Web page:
Sunday, August 12, 2012

NPR Puzzle 8/12/12 - Take the Sound Of an Annoying Insect...

Here's this week's NPR puzzle:
Name two insects. Read the names one after the other. Insert an H somewhere in this string of letters, and you'll complete a familiar word that is the opposite of what either of these insects is. What word is it?
I could see how this one worked, but I'll admit it proudly: Ross is better at these puzzles than I am. Which is why I keep him around. And not just to swat buzzy things dead...

If you've absolutely killed this puzzle, be sure to send the answer to NPR using this handy online form.

I had insomnia last night! Whoo-hoo. That makes it official: I'm not sick any more. Because for a while there, I was sleeping 8-10 hours a night and that's so unlike me it was unnerving. Of course, now that I'm 100% healthy, I'm also really, really sleepy.

Photos: I got to this set in a really weird roundabout way. All the photos are of Phoenix. (And you can click on each to read more about it.) Don't even try to guess how this relates to the puzzle; I'll explain on Thursday. I promise, I'll post photos of pretty bugs then.







Time for...
This is where we ask you how many entries you think NPR will get for the challenge above. If you want to win, leave a comment with your guess for the range of entries NPR will receive. First come first served, so read existing comments before you guess. Or skip the comments and send an email with your pick to Magdalen (at) Crosswordman (dot) com. Ross and I guess last, just before we publish the Thursday post. After the Thursday post is up, the entries are closed. The winner gets a puzzle book of our choosing.
There were more than 1700 entries this week; we all guessed too low. Do we guess higher this week?
Here are the ranges:
Fewer than 50       
51 - 100
101 - 150
151 - 200
201 - 250
251 - 300
301 - 350
351 - 400
401 - 450
451 - 500

501 - 550
551 - 600
601 - 650
651 - 700
701 - 750
751 - 800
801 - 850
851 - 900
901 - 950
951 - 1,000
1,001 - 1,050         
1,051 - 1,100
1,101 - 1,150
1,151 - 1,200
1,201 - 1,250
1,251 - 1,300
1,301 - 1,350
1,351 - 1,400
1,401 - 1,450
1,451 - 1,500

1,501 - 1,550
1,551 - 1,600
1,601 - 1,650
1,651 - 1,700
1,701 - 1,750
1,751 - 1,800
1,801 - 1,850
1,851 - 1,900
1,901 - 1,950
1,951 - 2,000
2,001 - 2,050
2,051 - 2,100
2,101 - 2,150
2,151 - 2,200
2,201 - 2,250
2,251 - 2,300
2,301 - 2,350
2,351 - 2,400
2,401 - 2,450
2,451 - 2,500

2,501 - 2,750
2,751 - 3,000
3,001 - 3,250
3,251 - 3,500
3,501 - 4,000
4,001 - 4,500
4,501 - 5,000

More than 5,000
More than 5,000 and it sets a new record.
Our tie-break rule:   In the event that a single round number is announced with a qualifier such as "about" or "around" (e.g., "We received around 1,200 entries."), AND two separate people picked the ranges of numbers just before and just after that round number, the prize will be awarded to whichever entrant had not already won a prize, or in the event that both entrants had won a prize already or neither had, then to the earlier of the two entries on the famous judicial principle of "First Come First Serve," (or in technical legal jargon, "You Snooze, You Lose").  As of July 2012, this rule is officially no longer obsolete (and also I just like having fine print).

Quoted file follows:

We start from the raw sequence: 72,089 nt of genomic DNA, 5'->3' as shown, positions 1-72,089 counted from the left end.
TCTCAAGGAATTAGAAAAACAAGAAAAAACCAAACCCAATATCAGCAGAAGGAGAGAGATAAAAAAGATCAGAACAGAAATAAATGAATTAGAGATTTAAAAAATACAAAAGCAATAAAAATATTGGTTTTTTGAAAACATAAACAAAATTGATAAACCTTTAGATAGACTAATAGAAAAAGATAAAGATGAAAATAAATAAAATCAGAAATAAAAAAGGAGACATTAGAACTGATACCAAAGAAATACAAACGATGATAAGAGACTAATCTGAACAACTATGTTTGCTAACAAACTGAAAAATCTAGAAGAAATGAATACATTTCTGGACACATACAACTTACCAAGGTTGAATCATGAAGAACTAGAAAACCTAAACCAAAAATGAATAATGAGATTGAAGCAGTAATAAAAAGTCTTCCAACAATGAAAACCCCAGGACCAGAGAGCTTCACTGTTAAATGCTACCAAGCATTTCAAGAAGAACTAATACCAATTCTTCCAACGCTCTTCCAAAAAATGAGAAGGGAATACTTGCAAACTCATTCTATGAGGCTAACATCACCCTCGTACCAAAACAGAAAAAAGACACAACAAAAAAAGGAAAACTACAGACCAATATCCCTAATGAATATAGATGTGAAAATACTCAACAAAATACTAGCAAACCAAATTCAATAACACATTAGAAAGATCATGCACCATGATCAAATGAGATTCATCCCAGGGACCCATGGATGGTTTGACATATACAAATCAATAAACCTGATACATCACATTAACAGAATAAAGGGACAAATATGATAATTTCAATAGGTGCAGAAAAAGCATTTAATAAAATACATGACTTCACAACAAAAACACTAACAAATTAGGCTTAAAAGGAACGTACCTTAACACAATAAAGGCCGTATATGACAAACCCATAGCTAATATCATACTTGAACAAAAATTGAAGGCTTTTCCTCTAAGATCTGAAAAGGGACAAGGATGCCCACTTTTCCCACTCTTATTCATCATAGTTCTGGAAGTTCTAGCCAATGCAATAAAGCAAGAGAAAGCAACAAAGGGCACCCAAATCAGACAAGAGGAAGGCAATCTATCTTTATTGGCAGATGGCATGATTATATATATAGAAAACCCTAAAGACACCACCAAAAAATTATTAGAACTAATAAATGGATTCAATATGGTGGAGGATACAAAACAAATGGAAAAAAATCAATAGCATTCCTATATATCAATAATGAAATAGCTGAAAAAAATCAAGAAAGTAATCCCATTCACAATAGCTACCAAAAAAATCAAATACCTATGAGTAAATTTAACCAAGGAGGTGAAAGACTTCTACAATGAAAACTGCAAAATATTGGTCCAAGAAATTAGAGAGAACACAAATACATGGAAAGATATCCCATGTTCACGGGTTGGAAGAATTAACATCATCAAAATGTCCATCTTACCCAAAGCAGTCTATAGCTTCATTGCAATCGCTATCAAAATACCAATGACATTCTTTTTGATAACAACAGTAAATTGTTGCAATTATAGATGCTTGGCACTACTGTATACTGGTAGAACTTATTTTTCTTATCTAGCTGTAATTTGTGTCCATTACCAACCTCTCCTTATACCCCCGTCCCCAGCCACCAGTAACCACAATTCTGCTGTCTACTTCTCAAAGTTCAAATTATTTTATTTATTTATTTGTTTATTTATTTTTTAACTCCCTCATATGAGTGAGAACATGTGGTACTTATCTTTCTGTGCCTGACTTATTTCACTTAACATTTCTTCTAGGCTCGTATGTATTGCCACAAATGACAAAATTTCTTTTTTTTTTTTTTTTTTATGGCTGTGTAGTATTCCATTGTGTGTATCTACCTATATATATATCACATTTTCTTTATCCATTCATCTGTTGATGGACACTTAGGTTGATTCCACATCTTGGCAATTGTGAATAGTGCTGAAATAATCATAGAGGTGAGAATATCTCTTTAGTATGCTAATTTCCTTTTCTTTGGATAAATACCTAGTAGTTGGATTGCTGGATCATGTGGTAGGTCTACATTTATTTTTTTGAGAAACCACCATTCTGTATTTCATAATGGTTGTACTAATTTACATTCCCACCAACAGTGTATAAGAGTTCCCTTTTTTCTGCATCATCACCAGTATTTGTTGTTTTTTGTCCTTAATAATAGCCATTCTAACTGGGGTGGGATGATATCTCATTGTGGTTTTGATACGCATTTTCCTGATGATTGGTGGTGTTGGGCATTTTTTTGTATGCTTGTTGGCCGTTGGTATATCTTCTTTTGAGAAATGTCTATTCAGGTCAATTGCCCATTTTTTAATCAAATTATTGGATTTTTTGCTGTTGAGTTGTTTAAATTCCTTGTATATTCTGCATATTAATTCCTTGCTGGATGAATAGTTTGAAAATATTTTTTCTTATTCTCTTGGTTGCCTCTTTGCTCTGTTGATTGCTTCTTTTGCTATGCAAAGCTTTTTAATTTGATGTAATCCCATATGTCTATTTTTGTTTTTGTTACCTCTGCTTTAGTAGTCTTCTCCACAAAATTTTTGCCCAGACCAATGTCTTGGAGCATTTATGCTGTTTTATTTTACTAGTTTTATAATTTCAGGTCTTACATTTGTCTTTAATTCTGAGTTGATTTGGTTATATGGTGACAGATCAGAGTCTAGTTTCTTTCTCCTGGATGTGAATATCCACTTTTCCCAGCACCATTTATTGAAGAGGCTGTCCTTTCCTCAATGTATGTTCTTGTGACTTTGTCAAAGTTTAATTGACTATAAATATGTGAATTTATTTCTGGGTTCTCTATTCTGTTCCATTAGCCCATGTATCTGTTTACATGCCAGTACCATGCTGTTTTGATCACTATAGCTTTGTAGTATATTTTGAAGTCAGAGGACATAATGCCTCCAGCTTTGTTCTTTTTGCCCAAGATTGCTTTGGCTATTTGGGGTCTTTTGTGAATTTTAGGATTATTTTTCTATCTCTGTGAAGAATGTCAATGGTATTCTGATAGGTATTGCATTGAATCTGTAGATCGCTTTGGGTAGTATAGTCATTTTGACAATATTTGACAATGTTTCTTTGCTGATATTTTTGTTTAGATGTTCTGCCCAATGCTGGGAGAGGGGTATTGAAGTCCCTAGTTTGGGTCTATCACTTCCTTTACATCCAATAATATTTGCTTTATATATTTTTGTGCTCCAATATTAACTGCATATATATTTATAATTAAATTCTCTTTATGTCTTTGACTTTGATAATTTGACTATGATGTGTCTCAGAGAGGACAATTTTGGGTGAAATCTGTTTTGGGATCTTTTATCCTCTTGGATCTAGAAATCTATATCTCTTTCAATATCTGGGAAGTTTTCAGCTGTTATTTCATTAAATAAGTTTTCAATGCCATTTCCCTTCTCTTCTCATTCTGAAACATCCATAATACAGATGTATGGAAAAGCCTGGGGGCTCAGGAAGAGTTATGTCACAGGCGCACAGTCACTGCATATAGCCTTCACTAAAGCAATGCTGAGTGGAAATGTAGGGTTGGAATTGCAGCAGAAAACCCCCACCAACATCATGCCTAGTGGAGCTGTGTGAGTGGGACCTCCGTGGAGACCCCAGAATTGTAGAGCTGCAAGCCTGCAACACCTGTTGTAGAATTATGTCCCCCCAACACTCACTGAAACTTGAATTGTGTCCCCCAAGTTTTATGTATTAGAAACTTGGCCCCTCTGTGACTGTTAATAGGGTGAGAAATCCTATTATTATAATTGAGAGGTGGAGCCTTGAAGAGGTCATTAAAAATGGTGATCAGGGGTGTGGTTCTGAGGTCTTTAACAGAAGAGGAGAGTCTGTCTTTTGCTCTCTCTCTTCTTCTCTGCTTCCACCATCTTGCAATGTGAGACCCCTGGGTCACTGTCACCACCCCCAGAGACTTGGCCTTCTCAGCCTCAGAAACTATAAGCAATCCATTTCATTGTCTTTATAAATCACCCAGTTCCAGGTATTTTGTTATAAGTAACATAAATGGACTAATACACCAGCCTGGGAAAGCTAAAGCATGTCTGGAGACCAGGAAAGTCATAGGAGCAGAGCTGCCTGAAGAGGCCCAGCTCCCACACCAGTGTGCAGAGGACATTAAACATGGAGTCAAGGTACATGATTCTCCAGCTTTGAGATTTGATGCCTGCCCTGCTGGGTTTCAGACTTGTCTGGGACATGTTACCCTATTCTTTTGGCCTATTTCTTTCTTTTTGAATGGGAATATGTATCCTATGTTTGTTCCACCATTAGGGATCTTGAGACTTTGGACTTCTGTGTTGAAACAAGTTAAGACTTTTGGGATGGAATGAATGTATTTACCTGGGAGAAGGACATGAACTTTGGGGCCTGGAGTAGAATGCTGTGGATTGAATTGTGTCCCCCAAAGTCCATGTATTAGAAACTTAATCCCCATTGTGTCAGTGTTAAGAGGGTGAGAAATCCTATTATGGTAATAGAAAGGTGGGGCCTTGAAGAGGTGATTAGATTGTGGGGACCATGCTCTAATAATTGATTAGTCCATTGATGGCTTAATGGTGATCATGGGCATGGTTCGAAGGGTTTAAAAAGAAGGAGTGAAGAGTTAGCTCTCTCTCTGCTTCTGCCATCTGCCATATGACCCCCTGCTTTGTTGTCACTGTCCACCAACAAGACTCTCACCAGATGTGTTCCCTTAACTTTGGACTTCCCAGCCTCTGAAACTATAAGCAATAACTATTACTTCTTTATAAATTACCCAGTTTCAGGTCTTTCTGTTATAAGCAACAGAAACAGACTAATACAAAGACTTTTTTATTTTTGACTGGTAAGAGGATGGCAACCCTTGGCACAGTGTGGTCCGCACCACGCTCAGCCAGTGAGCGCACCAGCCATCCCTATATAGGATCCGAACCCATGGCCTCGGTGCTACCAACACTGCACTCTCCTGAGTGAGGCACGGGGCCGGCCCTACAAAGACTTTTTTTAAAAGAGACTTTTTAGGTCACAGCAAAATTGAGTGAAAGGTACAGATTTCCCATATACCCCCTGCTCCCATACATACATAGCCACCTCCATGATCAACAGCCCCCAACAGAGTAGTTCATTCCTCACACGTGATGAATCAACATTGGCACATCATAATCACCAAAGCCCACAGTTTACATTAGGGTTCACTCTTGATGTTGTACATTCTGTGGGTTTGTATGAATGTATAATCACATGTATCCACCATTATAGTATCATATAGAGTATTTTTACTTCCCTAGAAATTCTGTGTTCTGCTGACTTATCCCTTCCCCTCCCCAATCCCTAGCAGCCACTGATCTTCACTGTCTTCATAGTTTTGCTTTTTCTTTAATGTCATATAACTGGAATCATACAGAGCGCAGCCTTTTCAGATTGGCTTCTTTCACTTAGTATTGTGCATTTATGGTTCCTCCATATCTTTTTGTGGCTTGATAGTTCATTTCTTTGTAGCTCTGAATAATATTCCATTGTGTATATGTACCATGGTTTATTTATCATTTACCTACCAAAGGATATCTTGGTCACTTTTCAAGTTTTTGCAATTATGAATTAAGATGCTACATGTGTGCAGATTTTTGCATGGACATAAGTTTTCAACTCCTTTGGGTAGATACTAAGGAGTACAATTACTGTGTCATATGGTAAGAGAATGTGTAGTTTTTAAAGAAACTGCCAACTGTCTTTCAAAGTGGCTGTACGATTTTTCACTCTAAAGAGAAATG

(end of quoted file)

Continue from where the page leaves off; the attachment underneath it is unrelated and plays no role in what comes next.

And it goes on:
7 comments:

KDW said...

I think that MAYBE I understand the thought process behind your selection of photos. If I still maybe understand it by Thursday, I'll mention it here.

As for whether we guess higher this week: I surely do. May I have 1601-1650, please?

A cautious clue to the puzzle's solution: think about a remarkable hoax.

skydiveboy said...

1801

David said...

I think this week's puzzle is more difficult than last week, so I will stick with 1001 to 1050.

This was another good puzzle to do while running, but like last week, I couldn't get the answer until I returned home. Probably something to do with waking up to see the Olympic marathon live (3:00 am Pacific), then running while brain dead.

Curtis said...

This puzzle, like the one about Tina Fey, came really quickly and easily for me. So, I'll guess high: 2,351 - 2,400

Mendo Jim said...

Not much to quibble about this week. The definition Will is using is not really the main one for this word, but I got it abed in about three minutes

I was hoping for a standard "Say what?" challenge so that I could present a new word.
Everyone has read the just released list of words newly accepted by Merriam-Webster.

I want to add "Shortzonian." These are things from the Shortzone, where reality visits only irregularly.
Examples are Ka as the first sylable of KAL a ma zoo, OfficeMax as two words, Greyhound Racing as a sport, "eat at" as a verb, v v makes a w, etc.
Boy, are Shortzonian things easy to find!

How's about 2345 in the 2301 + range this week?

Joe Kupe said...

Why pictures of Phoenix; how about a synagogue! Got this one on one of my runs again this week. I'll go higher to 1801 to 1850 please.

Barbara H. said...

This puzzle made me think of an illustration by William Blake. Prolific Blake made so many illustrations and poems I don't think I'm giving anything away.

I'll guess 1501 for the correct answers received.